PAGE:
November, 2008

  • November 22, 2008

    Java's Swing has just one generic notion of a button and just one look for that button. However, Apple's Aqua user interface for the Mac has about a dozen different button types to build stand-alone buttons and bars of adjacent segmented buttons. Each Aqua button type has a specific use, from the purple ? button for help, to glossy OK/Cancel/Open/Save buttons, and recessed scope buttons used to modify search operations. This article shows how to use Apple's "Mac OS X" look and feel for Java to access these hidden button types using Java on a Mac.

  • November 15, 2008

    The default size of Java's Swing components feels large and clunky when building tightly-packed user interfaces for Mac tool palettes, inspectors, ribbons, and info windows. Beneath Swing, however, Apple's Aqua user interface for the Mac includes predefined smaller component sizes designed explicitly for tightly-packed control panels. This article shows how to use Apple's "Mac OS X" look and feel for Java to create these hidden smaller components using Java on a Mac.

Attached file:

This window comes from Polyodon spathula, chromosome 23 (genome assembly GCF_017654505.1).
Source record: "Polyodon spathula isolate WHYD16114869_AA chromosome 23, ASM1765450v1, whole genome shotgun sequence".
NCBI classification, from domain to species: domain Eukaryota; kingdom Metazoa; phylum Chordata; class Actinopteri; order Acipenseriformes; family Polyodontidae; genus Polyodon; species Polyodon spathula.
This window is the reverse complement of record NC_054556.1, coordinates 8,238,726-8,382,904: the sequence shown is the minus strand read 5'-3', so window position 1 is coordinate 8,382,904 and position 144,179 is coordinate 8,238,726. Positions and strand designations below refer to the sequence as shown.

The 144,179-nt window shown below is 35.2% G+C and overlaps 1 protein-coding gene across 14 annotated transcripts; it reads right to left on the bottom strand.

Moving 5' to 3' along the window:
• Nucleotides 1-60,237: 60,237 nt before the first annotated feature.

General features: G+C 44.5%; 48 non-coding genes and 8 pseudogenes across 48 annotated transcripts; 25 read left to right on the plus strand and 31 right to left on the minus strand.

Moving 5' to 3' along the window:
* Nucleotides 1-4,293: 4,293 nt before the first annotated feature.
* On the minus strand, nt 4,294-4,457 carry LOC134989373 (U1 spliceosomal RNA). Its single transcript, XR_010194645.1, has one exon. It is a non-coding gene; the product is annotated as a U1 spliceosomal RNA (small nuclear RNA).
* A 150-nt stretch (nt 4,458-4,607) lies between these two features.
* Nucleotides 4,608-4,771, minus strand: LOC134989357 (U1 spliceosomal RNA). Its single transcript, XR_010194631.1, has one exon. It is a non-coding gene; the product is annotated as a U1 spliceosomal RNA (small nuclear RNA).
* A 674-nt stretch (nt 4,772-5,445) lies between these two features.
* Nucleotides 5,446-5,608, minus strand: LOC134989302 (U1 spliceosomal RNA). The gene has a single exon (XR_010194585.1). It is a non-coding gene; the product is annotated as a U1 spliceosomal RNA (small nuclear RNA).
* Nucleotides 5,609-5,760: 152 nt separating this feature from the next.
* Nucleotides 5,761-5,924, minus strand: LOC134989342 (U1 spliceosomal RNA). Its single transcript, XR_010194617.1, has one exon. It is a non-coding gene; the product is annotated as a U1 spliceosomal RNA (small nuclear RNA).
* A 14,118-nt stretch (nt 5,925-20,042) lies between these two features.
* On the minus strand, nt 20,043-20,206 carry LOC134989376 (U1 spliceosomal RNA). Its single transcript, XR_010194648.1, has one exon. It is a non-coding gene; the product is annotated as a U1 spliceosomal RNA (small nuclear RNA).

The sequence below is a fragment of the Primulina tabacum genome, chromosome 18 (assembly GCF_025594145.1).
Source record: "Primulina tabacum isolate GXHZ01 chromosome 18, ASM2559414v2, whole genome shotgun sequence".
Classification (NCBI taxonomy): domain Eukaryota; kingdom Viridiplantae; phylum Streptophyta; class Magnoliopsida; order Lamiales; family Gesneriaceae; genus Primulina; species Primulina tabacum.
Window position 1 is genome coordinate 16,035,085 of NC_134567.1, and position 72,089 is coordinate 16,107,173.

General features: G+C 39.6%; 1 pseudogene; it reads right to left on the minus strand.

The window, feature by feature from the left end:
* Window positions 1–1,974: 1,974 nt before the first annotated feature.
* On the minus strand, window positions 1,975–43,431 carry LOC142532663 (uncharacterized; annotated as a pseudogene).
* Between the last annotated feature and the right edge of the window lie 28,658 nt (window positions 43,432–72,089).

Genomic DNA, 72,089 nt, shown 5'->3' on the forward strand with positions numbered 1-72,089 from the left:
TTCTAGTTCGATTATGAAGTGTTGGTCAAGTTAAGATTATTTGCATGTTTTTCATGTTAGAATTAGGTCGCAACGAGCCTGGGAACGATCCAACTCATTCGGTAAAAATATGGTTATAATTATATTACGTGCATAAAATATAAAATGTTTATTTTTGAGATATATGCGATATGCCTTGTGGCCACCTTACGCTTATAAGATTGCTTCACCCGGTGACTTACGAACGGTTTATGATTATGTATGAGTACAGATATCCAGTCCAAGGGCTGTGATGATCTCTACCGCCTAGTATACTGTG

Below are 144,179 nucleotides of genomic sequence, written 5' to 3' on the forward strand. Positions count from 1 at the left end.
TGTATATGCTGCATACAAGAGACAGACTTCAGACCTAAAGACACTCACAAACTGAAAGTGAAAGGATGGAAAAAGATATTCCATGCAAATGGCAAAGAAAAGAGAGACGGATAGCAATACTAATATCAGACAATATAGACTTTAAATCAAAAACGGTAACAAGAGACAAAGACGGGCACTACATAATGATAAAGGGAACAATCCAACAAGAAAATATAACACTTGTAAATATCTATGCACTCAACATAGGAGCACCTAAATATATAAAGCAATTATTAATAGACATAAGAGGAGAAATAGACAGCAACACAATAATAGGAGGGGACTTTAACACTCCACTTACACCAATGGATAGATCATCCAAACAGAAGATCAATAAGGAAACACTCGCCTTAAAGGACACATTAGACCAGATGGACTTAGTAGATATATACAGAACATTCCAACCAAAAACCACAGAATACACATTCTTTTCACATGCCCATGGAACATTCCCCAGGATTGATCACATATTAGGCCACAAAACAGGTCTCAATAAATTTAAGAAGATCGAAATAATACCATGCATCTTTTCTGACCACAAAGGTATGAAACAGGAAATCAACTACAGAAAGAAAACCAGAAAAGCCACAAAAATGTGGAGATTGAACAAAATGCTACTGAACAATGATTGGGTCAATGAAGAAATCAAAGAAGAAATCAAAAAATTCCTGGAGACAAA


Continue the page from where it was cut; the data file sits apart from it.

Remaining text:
• November 8, 2008

    Each Swing look and feel has a long list of User Interface Defaults (UI defaults) used to initialize Java components with default fonts, colors, icons, borders, and more. You can get and set these defaults to tune your application's overall appearance. This article shows how to use these defaults and surveys the principal look and feels for Java on Windows, Mac OS X, and Linux, to create a long list of the names and data types for their many UI defaults.

Syndicate content
Nadeau software consulting
Nadeau software consulting